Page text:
Psychological Contract or Covenant: The Coaching Challenges

William Bergquist July 1, 2016 1
Psychological Contract or Covenant: The Coaching Challenges

Every member of an organization, in essence, establishes a tacit (unacknowledged, often unconscious) contract between himself or herself and the organization that the employee has joined. This contract typically has to do with the rewards that the employee expects from the organization and the resources, services and attitudes that the employee will provide the organization in return. The rewards that an employee expects range from seemingly rational and publicly acknowledged expectations regarding salary, benefits and job security to often unacknowledged expectations regarding career advancement, public recognition and meaningful work, and even more highly irrational expectations concerning enhanced self-worth, personal security and friendship. Employees also tacitly expect to provide a variety of services and display certain attitudes. Some of these services and attitudes are publicly established, such as working a solid, eight-hour day. Others are less public, such as the employee’s willingness to overlook the incompetence of managers, or their willingness to work overtime without complaining. At a particularly deep level, the employee may be selling his or her soul to the company in exchange for personal self-esteem.

Usually the psychological contract is unacknowledged and non-discussable within organizations. Everyone knows that they exist, but never talks about them—in part because they are very personal and because they are often unrealistic or unfair to either the employee or the organization. Schein suggests that much of the discontent inside many organizations can be traced to the breaking of psychological contracts between the employees and the organization. Governmental agencies, for instance, that have a long history of stable employment, may attract psychological contracts in which employees expect to have lifelong employment in exchange for faithful service and a passive acceptance of authority and even the ineffectiveness of governmental administration. Similarly, mental health workers at a financially strapped human service agency expect to suffer quietly and with dignity in exchange for the waiver of any genuine accountability for the services they provide.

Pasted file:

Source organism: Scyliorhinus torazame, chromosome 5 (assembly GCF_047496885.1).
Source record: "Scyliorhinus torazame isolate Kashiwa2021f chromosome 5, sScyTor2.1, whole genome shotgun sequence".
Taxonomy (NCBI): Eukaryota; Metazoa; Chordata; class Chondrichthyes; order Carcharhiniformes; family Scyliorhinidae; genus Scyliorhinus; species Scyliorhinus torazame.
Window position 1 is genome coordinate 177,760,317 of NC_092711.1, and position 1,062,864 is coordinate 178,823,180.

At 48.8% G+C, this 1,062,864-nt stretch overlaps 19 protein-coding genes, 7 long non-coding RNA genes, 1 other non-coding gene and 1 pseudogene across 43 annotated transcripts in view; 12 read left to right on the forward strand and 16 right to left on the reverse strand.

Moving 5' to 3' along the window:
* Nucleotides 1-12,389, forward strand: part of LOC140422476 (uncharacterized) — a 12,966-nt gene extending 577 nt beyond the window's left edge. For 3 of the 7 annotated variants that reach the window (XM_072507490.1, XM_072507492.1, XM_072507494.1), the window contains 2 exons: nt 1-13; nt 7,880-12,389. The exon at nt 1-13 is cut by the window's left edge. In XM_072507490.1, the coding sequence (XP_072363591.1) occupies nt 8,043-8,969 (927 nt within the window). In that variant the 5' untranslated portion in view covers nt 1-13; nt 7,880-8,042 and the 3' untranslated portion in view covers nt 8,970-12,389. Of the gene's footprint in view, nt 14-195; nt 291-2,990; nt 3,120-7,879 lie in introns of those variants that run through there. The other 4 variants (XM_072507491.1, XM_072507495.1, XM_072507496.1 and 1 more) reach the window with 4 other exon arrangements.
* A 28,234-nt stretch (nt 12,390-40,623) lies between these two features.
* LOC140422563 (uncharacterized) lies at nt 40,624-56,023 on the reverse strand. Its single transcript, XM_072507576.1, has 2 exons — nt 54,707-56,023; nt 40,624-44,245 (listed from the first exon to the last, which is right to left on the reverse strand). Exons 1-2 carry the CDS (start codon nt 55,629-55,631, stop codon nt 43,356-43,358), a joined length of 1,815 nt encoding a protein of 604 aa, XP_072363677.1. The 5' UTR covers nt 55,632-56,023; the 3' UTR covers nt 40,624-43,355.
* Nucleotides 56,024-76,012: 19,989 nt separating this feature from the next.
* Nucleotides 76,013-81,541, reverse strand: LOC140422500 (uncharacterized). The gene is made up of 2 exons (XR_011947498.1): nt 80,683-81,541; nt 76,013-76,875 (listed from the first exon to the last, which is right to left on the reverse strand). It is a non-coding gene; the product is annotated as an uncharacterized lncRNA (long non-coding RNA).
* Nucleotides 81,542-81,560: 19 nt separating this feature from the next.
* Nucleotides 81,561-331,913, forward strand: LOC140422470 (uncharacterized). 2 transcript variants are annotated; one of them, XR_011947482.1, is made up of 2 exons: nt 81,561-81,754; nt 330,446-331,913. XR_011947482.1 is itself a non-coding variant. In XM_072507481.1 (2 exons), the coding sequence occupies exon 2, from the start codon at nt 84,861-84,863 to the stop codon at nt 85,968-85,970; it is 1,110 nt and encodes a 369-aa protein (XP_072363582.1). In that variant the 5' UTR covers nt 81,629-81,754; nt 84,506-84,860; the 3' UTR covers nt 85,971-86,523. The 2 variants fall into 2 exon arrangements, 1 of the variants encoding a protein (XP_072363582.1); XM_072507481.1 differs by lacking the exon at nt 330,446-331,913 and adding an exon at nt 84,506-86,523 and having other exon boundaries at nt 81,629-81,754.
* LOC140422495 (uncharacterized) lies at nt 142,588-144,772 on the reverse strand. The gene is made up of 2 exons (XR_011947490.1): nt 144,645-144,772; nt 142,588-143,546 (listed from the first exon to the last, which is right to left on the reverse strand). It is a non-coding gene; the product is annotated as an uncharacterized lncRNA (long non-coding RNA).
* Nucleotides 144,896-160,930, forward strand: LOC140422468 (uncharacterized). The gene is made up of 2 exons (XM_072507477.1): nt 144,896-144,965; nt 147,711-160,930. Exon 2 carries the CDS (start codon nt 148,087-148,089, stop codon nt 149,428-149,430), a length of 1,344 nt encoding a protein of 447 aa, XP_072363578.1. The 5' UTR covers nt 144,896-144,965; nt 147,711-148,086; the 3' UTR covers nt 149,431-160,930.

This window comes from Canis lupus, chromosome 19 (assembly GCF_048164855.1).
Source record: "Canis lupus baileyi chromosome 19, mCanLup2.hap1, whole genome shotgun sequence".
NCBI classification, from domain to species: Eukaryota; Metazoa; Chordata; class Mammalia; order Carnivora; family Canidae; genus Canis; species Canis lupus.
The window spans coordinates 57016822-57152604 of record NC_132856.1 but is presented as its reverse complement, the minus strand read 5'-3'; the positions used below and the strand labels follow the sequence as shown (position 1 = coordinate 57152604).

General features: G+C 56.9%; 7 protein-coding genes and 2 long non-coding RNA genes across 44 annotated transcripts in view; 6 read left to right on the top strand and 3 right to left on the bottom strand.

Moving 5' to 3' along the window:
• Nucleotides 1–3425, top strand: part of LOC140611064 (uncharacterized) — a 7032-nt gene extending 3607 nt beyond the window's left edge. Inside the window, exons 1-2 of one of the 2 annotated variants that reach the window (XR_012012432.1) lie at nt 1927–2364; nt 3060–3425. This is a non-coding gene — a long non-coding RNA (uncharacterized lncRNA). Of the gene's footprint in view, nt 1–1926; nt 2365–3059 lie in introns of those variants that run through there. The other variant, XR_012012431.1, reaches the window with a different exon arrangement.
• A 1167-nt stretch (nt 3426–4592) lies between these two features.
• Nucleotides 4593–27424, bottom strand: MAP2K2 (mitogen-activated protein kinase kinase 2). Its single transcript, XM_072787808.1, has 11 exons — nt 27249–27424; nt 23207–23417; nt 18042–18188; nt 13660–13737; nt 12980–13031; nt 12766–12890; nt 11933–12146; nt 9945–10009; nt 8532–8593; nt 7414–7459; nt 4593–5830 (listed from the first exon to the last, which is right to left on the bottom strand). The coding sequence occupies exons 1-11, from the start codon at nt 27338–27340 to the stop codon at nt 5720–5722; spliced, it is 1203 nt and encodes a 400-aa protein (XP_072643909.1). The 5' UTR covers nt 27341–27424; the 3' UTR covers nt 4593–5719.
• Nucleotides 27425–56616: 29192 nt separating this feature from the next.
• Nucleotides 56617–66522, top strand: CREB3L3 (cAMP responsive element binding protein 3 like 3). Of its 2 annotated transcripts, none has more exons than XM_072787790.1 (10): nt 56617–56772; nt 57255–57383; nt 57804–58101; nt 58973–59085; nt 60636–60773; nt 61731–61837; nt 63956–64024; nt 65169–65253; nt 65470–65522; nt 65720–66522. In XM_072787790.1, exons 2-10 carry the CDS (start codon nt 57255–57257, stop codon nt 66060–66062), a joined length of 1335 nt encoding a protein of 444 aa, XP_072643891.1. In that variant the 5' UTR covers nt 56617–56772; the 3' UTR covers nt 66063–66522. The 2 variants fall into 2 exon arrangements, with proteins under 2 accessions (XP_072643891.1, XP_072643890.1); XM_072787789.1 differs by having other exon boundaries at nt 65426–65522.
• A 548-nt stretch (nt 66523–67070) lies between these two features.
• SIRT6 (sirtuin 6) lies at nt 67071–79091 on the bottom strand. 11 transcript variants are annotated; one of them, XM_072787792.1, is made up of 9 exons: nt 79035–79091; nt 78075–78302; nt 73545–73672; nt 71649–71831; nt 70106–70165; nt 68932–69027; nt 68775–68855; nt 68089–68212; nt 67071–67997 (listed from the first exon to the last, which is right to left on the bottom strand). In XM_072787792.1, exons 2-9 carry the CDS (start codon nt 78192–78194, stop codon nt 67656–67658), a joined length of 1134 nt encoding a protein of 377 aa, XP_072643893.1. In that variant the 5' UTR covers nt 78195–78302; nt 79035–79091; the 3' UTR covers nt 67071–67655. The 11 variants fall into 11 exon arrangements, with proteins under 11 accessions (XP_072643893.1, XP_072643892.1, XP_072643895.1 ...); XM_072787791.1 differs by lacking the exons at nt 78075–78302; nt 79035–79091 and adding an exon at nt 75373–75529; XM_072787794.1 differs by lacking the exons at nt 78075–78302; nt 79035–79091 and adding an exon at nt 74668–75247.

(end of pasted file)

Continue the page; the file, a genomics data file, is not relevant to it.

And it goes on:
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One Comment »

  1. Rey Carr July 1, 2016 at 3:18 pm - Reply

    It would seem that the more articulated, visible, and transparent the covenant can become, the greater the satisfaction the parties to the agreement will experience? I hesitate to say it, but is it a coach’s job to make the unconscious elements of the covenant more conscious for both the employee and the organization?

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